Did you know that the brain and heart are composed of 73% water, and the lungs are about 83% water? And that the skin contains 64% water, muscles and kidneys are 79%, and even the bones are watery 31%? (Source: H.H. Mitchell, Journal of Biological Chemistry 158).
In winter, drier air assists evaporation and thus the cooling of the people’s skin. The most immediate effect of this phenomenon is that for the same temperature, the drier the air – the colder we feel.
As stated in the beginning, in homes, but also in other premises such as offices and schools, the relative humidity is often 20-40%, but at times during the winter it can be as low as 10%. The recommended level is often given as between 30% and 60% depending on the season, but there is no set limit for this. At higher levels, the indoor environment can be perceived as damp, close and sticky, while lower levels can be perceived as dry and dusty, and you experience problems with static electricity and itching on the body.
The effects of low humidity can be expressed in two areas – the skin and respiratory problems.
• Chapped lips, dry and irritated eyes, and dry skin with itching, tiny cracks and even bleeding (cracked skin opens the body up to greater exposure to microbes and illness). Also, dry nasal passages cause nosebleeds. Similarly causing sore or scratchy throat. And in the long-term, it can cause or worsen skin – irritation, inflamed eczema and allergy.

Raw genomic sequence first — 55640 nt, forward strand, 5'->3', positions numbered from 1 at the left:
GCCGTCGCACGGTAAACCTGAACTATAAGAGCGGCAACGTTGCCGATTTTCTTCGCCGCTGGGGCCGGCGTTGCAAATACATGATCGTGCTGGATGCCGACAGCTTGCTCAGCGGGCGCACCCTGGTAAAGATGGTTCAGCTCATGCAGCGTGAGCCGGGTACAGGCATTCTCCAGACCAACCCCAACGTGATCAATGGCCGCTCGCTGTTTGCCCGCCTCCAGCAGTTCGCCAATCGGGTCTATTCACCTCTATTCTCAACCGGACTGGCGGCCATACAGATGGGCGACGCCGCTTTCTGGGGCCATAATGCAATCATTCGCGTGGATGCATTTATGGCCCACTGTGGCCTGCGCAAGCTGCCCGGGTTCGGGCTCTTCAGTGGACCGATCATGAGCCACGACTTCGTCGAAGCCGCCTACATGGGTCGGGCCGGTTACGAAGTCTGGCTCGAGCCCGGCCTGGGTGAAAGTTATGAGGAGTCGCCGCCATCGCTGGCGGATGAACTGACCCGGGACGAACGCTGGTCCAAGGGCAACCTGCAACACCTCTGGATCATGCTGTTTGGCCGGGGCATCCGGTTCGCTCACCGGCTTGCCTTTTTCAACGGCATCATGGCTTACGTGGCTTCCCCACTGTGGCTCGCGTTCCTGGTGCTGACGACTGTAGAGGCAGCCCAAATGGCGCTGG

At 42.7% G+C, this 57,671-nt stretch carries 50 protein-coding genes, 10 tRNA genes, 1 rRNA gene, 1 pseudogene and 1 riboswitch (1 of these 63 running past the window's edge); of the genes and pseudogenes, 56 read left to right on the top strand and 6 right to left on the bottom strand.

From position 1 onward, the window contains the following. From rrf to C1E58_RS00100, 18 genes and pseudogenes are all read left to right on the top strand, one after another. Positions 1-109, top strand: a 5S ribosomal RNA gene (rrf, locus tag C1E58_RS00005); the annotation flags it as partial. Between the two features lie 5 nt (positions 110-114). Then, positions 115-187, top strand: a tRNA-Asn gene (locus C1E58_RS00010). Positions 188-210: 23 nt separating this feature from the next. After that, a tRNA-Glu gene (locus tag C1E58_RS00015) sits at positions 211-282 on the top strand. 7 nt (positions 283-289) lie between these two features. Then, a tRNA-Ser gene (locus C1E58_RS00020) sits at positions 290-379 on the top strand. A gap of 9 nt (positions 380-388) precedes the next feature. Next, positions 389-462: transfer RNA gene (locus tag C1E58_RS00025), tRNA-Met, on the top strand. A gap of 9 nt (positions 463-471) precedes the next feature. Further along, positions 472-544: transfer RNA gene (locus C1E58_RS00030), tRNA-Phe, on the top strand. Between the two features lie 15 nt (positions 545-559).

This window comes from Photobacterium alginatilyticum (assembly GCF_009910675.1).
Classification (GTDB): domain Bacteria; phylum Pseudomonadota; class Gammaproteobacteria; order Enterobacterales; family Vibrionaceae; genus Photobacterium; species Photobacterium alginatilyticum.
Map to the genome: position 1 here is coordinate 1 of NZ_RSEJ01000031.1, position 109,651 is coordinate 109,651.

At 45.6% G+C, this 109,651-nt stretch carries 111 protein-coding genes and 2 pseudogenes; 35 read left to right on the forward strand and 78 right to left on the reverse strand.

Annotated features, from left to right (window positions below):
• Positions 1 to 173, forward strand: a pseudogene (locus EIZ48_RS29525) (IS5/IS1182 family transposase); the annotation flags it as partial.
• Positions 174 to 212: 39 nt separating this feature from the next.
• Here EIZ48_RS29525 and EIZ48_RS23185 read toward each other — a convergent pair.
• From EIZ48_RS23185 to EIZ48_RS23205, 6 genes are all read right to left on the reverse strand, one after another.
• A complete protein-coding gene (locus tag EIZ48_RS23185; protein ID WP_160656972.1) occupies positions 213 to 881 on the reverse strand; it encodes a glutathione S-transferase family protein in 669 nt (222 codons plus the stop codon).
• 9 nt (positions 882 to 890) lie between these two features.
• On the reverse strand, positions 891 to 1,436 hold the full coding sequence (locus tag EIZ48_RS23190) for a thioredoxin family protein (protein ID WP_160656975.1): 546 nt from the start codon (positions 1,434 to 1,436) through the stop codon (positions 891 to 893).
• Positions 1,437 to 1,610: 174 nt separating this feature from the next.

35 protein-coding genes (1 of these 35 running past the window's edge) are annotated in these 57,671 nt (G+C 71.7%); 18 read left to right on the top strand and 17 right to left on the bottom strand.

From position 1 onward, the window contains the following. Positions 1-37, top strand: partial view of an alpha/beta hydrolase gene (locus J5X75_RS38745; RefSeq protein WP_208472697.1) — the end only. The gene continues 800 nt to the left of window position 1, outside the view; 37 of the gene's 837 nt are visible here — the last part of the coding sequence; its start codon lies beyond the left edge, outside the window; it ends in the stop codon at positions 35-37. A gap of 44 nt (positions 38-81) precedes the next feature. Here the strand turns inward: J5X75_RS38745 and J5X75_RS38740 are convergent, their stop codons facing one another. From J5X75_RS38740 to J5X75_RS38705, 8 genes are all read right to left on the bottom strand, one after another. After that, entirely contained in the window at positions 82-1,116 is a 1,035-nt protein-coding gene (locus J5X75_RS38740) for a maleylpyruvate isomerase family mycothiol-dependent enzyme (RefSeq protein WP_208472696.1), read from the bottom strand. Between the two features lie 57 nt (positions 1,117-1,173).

• As your body’s ability to trap and filter out the viruses and microbes decreases – it can cause discomfort and also make you more susceptible to sickness. And prolonged stay in low humidity can cause developing respiratory problems such as asthma, bronchitis, sinusitis, etc. What can be done to counteract dry indoor air in your home and at your workplace? There is no one-size-fits-all solution, but it’s possible to influence the indoor climate to some extent by simple means to reduce the dryness of the air in offices or other premises in winter.
• During periods when humidity is low, you should take care of yourself – drink more fluids, especially water, and surely moisturize your skin and lips. Also make sure that you humidify the air around you, so it does not dry you out!